You just restored a production database on a development server. You’ve told the developers that it’s restored, and you start to relax in your chair. 30 milli-seconds later, your phone is ringing… the developers can’t connect to the database that you just restored. You check the server, and the login exists. You check the database, and the user exists. You start scratching your head… maybe even banging your head against the wall.
Books Online, in the Troubleshoot Orphaned Users section, describes an orphaned user as:
A database user for which the corresponding SQL Server login is undefined or is incorrectly defined on a server instance cannot log in to the instance. Such a user is said to be an orphaned user of the database on that server instance. A database user can become orphaned if the corresponding SQL Server login is dropped. Also, a database user can become orphaned after a database is restored or attached to a different instance of SQL Server. Orphaning can happen if the database user is mapped to a SID that is not present in the new server instance.
What you have encountered is what is described in the last two sentences. The login on the production server has a specific SID, and when it was added to the database as a user, that SID was used. However, when you restored that production database onto the development server, the login on the development server has a different SID – even though the names are the same.
With the following script in your toolbox, you’ll be ready to fix these orphaned users:
-- find all of the orphaned (SQL) users (DB SQL User without a login with the same SID) WITH cte AS ( SELECT dp.name AS DBUser, dp.sid AS DBSid FROM sys.database_principals dp LEFT OUTER JOIN sys.server_principals sp ON dp.sid = sp.sid WHERE sp.sid IS NULL AND dp.type = 'S' -- SQL_USER AND dp.principal_id > 4 ) -- join to logins with the same name to get the sql statement to un-orphan the user SELECT cte.*, sp.name, -- generate the SQL script to un-orphan the users that can be. LinkOrphanUserToLoginSQL = N'ALTER USER [' + cte.DBUser + N'] WITH LOGIN=' + sp.name + N';' FROM cte -- LEFT JOIN allows seeing all orphaned users LEFT JOIN sys.server_principals sp ON cte.DBUser = sp.name AND sp.type = 'S' ORDER BY DBUser;
Now, this script doesn’t fix the orphaned users – but it does generate the SQL statement for you to fix them. It first finds the orphaned users by finding database users (database_principals) that do not have a matching SID in the server logins (server_principals), and where the user type is a SQL USER (type = S). It then joins this result set back to the server_principals based on the name, and generates the ALTER USER script for each found user that will associate the user with the login.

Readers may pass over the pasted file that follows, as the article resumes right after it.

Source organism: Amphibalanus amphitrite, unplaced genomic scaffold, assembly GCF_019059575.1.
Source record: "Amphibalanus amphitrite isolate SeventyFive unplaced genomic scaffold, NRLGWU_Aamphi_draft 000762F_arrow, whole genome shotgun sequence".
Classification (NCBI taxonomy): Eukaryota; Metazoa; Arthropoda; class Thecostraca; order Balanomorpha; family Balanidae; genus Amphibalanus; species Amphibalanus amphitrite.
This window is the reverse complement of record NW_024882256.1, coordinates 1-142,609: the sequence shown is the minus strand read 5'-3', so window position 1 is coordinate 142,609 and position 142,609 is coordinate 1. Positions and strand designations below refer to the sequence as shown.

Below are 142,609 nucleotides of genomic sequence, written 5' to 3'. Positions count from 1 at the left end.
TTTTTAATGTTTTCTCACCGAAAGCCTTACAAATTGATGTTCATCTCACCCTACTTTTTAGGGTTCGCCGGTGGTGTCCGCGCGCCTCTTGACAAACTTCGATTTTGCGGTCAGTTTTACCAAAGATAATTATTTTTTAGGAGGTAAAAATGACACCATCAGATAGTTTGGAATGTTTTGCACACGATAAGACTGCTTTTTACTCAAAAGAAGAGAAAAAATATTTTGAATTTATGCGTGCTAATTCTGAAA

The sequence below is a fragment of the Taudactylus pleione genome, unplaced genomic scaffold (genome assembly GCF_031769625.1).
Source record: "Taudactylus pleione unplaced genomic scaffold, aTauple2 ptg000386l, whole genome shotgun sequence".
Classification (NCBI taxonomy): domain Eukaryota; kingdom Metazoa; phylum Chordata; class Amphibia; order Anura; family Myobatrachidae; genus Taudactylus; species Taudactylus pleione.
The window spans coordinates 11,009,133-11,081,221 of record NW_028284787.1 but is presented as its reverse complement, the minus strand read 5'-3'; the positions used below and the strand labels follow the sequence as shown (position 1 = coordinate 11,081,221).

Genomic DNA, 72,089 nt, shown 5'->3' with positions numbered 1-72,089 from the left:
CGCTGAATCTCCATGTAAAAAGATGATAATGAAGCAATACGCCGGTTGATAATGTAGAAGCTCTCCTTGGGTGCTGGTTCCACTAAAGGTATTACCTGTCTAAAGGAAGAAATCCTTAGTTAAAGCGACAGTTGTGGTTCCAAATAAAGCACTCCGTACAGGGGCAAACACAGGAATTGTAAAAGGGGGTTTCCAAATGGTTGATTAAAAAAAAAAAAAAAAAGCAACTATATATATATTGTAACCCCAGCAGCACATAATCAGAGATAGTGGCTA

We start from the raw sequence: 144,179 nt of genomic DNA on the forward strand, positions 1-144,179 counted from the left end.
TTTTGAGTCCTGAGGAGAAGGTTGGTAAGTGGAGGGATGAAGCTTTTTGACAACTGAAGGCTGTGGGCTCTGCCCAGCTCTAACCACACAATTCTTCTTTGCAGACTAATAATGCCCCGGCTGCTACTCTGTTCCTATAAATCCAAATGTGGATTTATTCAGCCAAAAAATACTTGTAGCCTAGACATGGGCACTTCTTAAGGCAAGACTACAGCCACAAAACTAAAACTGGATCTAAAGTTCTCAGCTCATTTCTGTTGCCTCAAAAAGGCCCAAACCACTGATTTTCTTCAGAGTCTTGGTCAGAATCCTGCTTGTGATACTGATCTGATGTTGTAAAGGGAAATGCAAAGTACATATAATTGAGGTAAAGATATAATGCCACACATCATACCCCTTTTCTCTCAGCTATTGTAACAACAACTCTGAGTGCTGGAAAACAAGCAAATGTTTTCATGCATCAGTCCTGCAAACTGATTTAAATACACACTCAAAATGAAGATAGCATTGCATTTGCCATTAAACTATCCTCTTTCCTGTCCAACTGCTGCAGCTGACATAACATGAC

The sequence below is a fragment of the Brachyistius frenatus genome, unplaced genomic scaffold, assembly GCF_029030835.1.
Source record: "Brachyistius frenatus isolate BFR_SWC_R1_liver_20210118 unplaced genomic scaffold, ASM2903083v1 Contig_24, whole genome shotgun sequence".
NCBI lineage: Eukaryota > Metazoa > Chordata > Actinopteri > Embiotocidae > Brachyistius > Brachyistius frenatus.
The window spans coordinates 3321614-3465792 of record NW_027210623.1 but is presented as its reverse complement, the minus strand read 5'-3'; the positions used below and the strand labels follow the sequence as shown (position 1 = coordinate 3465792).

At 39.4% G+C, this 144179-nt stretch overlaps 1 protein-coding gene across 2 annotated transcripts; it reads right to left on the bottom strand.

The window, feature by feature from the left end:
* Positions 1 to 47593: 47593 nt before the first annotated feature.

You may notice that I’m not automatically fixing these users, which would be pretty simple to do with a cursor. I’m not doing this automatically because you may have a loginless user by design on this system. And I always like to do a two-phase approach to things, just to give you one more chance to review what you’re doing and question it.
(Perhaps you noticed in the BOL section that it uses the sp_change_users_login system stored procedure to check for and fix orphaned users. Why didn’t I use it in the script? There are two reasons: 1. It doesn’t generate the SQL script to fix the problem, and 2. it’s deprecated.)
After several times of doing this, you’re getting tired of having to remember to whip out this script after every restore… you just want it to work without any additional work on your part (after all, as a DBA, you want to spend your time out on the golf course or shooting hoops, not doing mundane stuff like this).
As mentioned previously, the problem is that the SID between the server login and the database user doesn’t match up. The solution is to simply make them match up. Thankfully, Microsoft has provided a script to us that we can use… sp_help_revlogin. This script creates two system stored procedures (sp_hexadecimal and sp_help_revlogin). When you run this script, it creates a CREATE USER statement with a hashed password (so that even you can’t see what the password is)… and the SID to use for this user. This will allow you to keep the SID the same between different servers. And now, when you restore that database from production to development, the SIDs match up and everyone is happy. Especially you, since you’re now out on the course that much faster…
When restoring a database from one environment to another, always take a couple of minutes to check for orphaned users and fix them.
Update #1: just to be complete, if you have a SQL Server 2000 instance (I’m sorry), here is the sp_help_revlogin script for that version.
Update #2: I’ve added a modified version of sp_help_revlogin and helper scripts in my Code Library.